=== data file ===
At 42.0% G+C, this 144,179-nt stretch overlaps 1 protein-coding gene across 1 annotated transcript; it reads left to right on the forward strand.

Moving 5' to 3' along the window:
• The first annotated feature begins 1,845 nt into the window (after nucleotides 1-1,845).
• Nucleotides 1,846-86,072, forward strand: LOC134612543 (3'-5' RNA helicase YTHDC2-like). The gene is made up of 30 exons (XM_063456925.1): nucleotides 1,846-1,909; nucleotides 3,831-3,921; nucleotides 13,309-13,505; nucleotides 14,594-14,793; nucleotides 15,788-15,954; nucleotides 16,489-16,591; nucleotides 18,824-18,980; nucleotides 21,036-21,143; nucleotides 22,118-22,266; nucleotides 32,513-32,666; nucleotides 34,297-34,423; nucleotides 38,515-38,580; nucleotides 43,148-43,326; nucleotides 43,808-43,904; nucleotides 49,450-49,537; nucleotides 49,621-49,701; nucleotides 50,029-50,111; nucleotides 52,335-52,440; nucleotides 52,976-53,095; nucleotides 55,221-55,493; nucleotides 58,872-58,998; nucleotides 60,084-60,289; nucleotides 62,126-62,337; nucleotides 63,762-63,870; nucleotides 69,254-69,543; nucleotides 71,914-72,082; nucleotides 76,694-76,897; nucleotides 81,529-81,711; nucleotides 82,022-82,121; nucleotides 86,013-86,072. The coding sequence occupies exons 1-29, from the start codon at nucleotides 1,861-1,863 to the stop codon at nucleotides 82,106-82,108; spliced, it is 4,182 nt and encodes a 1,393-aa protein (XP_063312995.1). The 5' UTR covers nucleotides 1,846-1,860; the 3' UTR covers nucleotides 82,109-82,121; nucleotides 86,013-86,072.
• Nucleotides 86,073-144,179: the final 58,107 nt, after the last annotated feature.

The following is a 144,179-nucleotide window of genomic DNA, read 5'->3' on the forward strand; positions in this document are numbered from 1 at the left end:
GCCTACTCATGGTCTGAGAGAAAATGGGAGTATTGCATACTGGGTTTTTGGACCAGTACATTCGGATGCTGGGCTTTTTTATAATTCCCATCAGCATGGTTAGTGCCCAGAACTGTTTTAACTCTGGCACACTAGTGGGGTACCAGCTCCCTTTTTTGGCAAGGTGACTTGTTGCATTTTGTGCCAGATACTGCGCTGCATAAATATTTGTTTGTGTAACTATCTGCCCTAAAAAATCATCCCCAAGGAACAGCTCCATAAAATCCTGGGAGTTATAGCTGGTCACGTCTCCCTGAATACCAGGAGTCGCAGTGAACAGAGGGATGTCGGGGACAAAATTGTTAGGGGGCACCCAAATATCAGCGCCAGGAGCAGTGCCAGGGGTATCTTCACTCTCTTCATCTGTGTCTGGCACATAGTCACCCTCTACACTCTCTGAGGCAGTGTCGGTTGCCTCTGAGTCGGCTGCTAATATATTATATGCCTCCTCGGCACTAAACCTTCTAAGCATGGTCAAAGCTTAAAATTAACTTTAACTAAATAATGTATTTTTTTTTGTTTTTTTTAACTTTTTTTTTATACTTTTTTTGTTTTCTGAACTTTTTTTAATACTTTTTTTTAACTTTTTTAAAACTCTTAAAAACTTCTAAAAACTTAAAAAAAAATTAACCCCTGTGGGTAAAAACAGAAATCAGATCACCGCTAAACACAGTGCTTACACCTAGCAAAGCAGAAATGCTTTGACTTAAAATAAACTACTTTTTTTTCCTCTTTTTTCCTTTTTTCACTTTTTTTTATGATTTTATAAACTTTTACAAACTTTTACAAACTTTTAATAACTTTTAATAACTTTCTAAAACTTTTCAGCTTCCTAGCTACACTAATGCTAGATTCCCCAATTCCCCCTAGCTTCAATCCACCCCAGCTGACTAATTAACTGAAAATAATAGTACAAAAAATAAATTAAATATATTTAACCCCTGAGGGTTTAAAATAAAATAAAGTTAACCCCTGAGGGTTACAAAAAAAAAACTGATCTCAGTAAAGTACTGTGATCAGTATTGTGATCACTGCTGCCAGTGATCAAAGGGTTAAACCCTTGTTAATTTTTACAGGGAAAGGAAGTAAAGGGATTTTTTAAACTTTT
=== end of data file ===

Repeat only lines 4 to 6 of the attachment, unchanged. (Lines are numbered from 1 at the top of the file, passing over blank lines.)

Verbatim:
• Nucleotides 1,846-86,072, forward strand: LOC134612543 (3'-5' RNA helicase YTHDC2-like). The gene is made up of 30 exons (XM_063456925.1): nucleotides 1,846-1,909; nucleotides 3,831-3,921; nucleotides 13,309-13,505; nucleotides 14,594-14,793; nucleotides 15,788-15,954; nucleotides 16,489-16,591; nucleotides 18,824-18,980; nucleotides 21,036-21,143; nucleotides 22,118-22,266; nucleotides 32,513-32,666; nucleotides 34,297-34,423; nucleotides 38,515-38,580; nucleotides 43,148-43,326; nucleotides 43,808-43,904; nucleotides 49,450-49,537; nucleotides 49,621-49,701; nucleotides 50,029-50,111; nucleotides 52,335-52,440; nucleotides 52,976-53,095; nucleotides 55,221-55,493; nucleotides 58,872-58,998; nucleotides 60,084-60,289; nucleotides 62,126-62,337; nucleotides 63,762-63,870; nucleotides 69,254-69,543; nucleotides 71,914-72,082; nucleotides 76,694-76,897; nucleotides 81,529-81,711; nucleotides 82,022-82,121; nucleotides 86,013-86,072. The coding sequence occupies exons 1-29, from the start codon at nucleotides 1,861-1,863 to the stop codon at nucleotides 82,106-82,108; spliced, it is 4,182 nt and encodes a 1,393-aa protein (XP_063312995.1). The 5' UTR covers nucleotides 1,846-1,860; the 3' UTR covers nucleotides 82,109-82,121; nucleotides 86,013-86,072.
• Nucleotides 86,073-144,179: the final 58,107 nt, after the last annotated feature.

The following is a 144,179-nucleotide window of genomic DNA, read 5'->3' on the forward strand; positions in this document are numbered from 1 at the left end: